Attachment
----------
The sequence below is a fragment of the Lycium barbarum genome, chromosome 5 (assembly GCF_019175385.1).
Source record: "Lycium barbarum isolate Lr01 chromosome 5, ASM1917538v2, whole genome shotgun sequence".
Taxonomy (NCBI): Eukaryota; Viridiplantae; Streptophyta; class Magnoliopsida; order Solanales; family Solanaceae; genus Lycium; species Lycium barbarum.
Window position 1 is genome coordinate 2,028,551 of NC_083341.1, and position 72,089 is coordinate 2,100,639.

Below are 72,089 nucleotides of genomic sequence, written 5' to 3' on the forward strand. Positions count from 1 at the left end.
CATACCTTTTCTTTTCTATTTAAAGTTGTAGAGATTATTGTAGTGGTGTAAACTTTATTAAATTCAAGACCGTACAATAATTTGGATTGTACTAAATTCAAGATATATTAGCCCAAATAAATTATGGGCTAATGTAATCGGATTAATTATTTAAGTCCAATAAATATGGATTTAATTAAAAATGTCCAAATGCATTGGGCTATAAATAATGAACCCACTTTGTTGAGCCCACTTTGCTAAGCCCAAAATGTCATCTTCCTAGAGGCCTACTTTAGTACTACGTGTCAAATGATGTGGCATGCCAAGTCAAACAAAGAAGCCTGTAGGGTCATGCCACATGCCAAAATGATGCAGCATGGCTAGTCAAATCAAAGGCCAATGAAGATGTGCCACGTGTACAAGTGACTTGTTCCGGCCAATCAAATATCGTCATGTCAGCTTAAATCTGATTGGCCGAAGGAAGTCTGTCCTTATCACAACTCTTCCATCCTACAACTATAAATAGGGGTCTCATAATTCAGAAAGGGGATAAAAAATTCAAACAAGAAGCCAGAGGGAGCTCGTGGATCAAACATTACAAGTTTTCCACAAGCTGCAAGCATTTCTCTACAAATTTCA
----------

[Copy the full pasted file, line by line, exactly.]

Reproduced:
The sequence below is a fragment of the Lycium barbarum genome, chromosome 5 (assembly GCF_019175385.1).
Source record: "Lycium barbarum isolate Lr01 chromosome 5, ASM1917538v2, whole genome shotgun sequence".
Taxonomy (NCBI): Eukaryota; Viridiplantae; Streptophyta; class Magnoliopsida; order Solanales; family Solanaceae; genus Lycium; species Lycium barbarum.
Window position 1 is genome coordinate 2,028,551 of NC_083341.1, and position 72,089 is coordinate 2,100,639.

Below are 72,089 nucleotides of genomic sequence, written 5' to 3' on the forward strand. Positions count from 1 at the left end.
CATACCTTTTCTTTTCTATTTAAAGTTGTAGAGATTATTGTAGTGGTGTAAACTTTATTAAATTCAAGACCGTACAATAATTTGGATTGTACTAAATTCAAGATATATTAGCCCAAATAAATTATGGGCTAATGTAATCGGATTAATTATTTAAGTCCAATAAATATGGATTTAATTAAAAATGTCCAAATGCATTGGGCTATAAATAATGAACCCACTTTGTTGAGCCCACTTTGCTAAGCCCAAAATGTCATCTTCCTAGAGGCCTACTTTAGTACTACGTGTCAAATGATGTGGCATGCCAAGTCAAACAAAGAAGCCTGTAGGGTCATGCCACATGCCAAAATGATGCAGCATGGCTAGTCAAATCAAAGGCCAATGAAGATGTGCCACGTGTACAAGTGACTTGTTCCGGCCAATCAAATATCGTCATGTCAGCTTAAATCTGATTGGCCGAAGGAAGTCTGTCCTTATCACAACTCTTCCATCCTACAACTATAAATAGGGGTCTCATAATTCAGAAAGGGGATAAAAAATTCAAACAAGAAGCCAGAGGGAGCTCGTGGATCAAACATTACAAGTTTTCCACAAGCTGCAAGCATTTCTCTACAAATTTCA